The global economy started the second half of the year on shaky ground as business activity in the eurozone was weaker than expected and China's vast factory sector appeared to be contracting at the fastest pace in 15 months in July. The surveys come just months after the European Central Bank embarked on a 60 billion euro a month bond-buying program and as Beijing said it would allow its yuan currency to fluctuate more widely within its trading band as a way to support trade.
Although Athens has accepted the conditions imposed on it by its international lenders, and approved a second package of reforms required to start talks on a financial rescue deal, Greece's brush with bankruptcy meant July was a turbulent month for the eurozone. The euro has sunk more than nine per cent against the dollar since the start of the year, hit by the ECB's massive cash injection and fears a Greek exit from the bloc would bring the whole union crashing down. That has made the bloc's goods cheaper abroad but done little for demand.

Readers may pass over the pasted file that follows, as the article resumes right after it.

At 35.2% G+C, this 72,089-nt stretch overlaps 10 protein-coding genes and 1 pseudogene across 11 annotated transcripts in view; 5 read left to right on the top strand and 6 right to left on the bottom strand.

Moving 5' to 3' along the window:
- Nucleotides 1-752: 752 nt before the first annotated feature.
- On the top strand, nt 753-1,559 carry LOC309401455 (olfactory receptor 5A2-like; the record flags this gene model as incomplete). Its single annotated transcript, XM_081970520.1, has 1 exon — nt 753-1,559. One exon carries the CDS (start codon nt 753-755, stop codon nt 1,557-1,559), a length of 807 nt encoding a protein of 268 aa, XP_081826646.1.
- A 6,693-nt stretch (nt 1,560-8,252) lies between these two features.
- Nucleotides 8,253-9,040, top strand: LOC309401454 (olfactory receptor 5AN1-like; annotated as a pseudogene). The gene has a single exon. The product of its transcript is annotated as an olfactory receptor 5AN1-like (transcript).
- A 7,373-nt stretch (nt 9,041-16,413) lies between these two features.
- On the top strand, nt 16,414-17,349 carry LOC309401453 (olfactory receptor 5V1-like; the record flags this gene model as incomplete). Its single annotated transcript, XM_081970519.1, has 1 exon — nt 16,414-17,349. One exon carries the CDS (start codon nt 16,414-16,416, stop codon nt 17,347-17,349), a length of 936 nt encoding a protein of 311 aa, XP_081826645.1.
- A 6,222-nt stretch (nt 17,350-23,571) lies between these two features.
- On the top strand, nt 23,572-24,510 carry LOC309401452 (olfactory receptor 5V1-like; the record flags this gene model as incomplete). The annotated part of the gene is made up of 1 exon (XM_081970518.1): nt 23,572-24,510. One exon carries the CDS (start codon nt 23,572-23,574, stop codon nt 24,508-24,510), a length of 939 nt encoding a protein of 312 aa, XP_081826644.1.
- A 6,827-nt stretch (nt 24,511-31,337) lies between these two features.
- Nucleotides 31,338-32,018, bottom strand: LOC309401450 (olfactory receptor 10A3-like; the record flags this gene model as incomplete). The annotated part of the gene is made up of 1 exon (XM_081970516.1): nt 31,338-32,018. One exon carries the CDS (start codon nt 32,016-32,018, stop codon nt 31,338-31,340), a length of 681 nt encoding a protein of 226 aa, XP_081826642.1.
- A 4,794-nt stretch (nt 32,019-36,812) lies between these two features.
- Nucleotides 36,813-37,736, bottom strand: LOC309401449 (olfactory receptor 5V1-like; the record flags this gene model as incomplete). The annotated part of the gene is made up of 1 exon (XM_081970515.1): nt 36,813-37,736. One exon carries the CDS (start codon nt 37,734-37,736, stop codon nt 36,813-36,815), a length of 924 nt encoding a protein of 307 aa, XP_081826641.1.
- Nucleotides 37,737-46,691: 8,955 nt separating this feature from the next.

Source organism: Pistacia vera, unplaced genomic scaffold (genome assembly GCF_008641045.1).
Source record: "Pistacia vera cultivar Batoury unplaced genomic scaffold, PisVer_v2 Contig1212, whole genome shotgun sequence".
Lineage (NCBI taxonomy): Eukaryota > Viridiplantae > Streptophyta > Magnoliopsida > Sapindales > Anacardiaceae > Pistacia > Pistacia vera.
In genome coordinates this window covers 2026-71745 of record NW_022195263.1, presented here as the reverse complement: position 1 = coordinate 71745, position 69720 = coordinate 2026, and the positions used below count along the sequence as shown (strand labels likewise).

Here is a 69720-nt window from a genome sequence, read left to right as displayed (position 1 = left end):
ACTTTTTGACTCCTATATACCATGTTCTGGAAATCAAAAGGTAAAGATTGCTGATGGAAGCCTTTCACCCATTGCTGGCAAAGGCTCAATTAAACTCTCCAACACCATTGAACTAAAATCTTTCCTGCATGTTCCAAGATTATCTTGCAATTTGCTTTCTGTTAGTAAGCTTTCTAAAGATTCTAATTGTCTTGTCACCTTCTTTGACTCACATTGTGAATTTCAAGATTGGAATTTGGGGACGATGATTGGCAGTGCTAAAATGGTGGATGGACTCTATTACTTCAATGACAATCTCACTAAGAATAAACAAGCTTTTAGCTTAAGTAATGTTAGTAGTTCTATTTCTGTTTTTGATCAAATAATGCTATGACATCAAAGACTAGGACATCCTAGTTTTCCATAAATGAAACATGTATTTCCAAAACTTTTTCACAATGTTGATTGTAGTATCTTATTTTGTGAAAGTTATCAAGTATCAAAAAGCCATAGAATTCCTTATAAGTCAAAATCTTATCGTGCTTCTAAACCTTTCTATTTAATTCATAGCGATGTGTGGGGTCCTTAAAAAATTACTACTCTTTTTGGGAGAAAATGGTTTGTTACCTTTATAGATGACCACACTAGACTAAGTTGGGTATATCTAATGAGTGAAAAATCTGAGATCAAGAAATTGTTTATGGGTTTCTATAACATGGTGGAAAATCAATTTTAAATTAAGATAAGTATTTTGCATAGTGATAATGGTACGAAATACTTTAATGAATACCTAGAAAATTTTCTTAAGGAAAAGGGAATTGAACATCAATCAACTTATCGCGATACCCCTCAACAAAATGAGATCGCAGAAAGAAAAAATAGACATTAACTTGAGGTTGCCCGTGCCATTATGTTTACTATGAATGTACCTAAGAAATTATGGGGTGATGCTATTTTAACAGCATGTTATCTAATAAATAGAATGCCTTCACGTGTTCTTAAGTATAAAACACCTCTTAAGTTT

Fears of faltering demand in China, the world's largest commodity buyer, piled the pressure on resource prices, sending gold to a five-year low and copper to a six-year trough. It also added to the woes of emerging market nations already struggling with the risk of a rise in US interest rates later this year. A survey of executives in over 420 Chinese manufacturing firms found output, new orders and export orders all decreased.
Meanwhile, oil prices neared four-month lows on Friday, set for their fourth straight week of declines, after data showed a contraction in China's factories and the dollar rose against a basket of currencies.
Brent crude was down 28 cents at $54.99 a barrel by 1345 GMT, having hit an intraday low of $54.80, its lowest since early April. Brent has lost nearly 13 per cent in July, its largest one-month fall since a near 19 percent loss in January, although downside has been less severe last week.
WTI crude oil has lost 18 per cent in July, the biggest one-month decline since December and the second-largest monthly loss in the last seven years. Both benchmarks have seen losses this month, partly due to a stronger dollar, which makes it more profitable for non-US investors to sell commodities, and partly on expectations of greater Iranian supply following last week's deal over Tehran's nuclear program with world powers.
Analysts believe that the prospect of lower oil prices could force the world's top producers to cut spending as they face the prospect of yet another hit to quarterly profits.